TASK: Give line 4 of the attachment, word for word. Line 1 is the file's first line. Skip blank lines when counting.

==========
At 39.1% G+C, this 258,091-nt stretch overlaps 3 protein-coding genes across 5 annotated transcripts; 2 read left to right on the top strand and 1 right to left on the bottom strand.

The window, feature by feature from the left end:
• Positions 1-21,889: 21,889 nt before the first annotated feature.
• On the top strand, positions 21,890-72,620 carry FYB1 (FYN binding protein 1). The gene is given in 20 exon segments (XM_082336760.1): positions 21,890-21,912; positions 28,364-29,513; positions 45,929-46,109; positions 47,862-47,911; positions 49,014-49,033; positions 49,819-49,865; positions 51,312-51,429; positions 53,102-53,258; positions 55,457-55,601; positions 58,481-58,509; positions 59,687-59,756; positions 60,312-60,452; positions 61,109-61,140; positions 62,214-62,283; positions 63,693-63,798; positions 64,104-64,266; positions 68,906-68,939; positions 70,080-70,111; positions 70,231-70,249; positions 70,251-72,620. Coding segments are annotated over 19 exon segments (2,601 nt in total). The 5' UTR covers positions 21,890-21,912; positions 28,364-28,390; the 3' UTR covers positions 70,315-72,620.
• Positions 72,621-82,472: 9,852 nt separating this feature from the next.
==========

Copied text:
• On the top strand, positions 21,890-72,620 carry FYB1 (FYN binding protein 1). The gene is given in 20 exon segments (XM_082336760.1): positions 21,890-21,912; positions 28,364-29,513; positions 45,929-46,109; positions 47,862-47,911; positions 49,014-49,033; positions 49,819-49,865; positions 51,312-51,429; positions 53,102-53,258; positions 55,457-55,601; positions 58,481-58,509; positions 59,687-59,756; positions 60,312-60,452; positions 61,109-61,140; positions 62,214-62,283; positions 63,693-63,798; positions 64,104-64,266; positions 68,906-68,939; positions 70,080-70,111; positions 70,231-70,249; positions 70,251-72,620. Coding segments are annotated over 19 exon segments (2,601 nt in total). The 5' UTR covers positions 21,890-21,912; positions 28,364-28,390; the 3' UTR covers positions 70,315-72,620.